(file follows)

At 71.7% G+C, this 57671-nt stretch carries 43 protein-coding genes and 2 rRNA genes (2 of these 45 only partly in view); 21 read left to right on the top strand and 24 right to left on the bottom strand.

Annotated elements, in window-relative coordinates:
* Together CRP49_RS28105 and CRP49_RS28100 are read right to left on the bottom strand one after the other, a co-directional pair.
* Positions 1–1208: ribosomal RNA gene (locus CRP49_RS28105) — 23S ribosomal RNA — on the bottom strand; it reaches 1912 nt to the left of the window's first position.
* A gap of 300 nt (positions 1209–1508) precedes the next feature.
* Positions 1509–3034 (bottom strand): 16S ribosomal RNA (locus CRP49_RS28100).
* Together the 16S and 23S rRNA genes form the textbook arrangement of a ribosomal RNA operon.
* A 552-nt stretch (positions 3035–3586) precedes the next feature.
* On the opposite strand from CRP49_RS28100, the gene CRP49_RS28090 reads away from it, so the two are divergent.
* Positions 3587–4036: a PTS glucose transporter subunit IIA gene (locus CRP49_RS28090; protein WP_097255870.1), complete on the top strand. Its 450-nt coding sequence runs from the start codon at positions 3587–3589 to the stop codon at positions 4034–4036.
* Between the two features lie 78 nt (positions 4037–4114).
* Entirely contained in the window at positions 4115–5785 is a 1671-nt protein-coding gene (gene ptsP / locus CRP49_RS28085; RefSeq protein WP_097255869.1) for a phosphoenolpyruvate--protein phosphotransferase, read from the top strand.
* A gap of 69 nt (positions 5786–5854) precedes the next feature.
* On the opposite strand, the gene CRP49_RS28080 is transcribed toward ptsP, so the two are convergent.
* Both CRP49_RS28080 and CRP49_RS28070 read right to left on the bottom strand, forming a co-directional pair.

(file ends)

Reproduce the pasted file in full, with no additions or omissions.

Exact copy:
At 71.7% G+C, this 57671-nt stretch carries 43 protein-coding genes and 2 rRNA genes (2 of these 45 only partly in view); 21 read left to right on the top strand and 24 right to left on the bottom strand.

Annotated elements, in window-relative coordinates:
* Together CRP49_RS28105 and CRP49_RS28100 are read right to left on the bottom strand one after the other, a co-directional pair.
* Positions 1–1208: ribosomal RNA gene (locus CRP49_RS28105) — 23S ribosomal RNA — on the bottom strand; it reaches 1912 nt to the left of the window's first position.
* A gap of 300 nt (positions 1209–1508) precedes the next feature.
* Positions 1509–3034 (bottom strand): 16S ribosomal RNA (locus CRP49_RS28100).
* Together the 16S and 23S rRNA genes form the textbook arrangement of a ribosomal RNA operon.
* A 552-nt stretch (positions 3035–3586) precedes the next feature.
* On the opposite strand from CRP49_RS28100, the gene CRP49_RS28090 reads away from it, so the two are divergent.
* Positions 3587–4036: a PTS glucose transporter subunit IIA gene (locus CRP49_RS28090; protein WP_097255870.1), complete on the top strand. Its 450-nt coding sequence runs from the start codon at positions 3587–3589 to the stop codon at positions 4034–4036.
* Between the two features lie 78 nt (positions 4037–4114).
* Entirely contained in the window at positions 4115–5785 is a 1671-nt protein-coding gene (gene ptsP / locus CRP49_RS28085; RefSeq protein WP_097255869.1) for a phosphoenolpyruvate--protein phosphotransferase, read from the top strand.
* A gap of 69 nt (positions 5786–5854) precedes the next feature.
* On the opposite strand, the gene CRP49_RS28080 is transcribed toward ptsP, so the two are convergent.
* Both CRP49_RS28080 and CRP49_RS28070 read right to left on the bottom strand, forming a co-directional pair.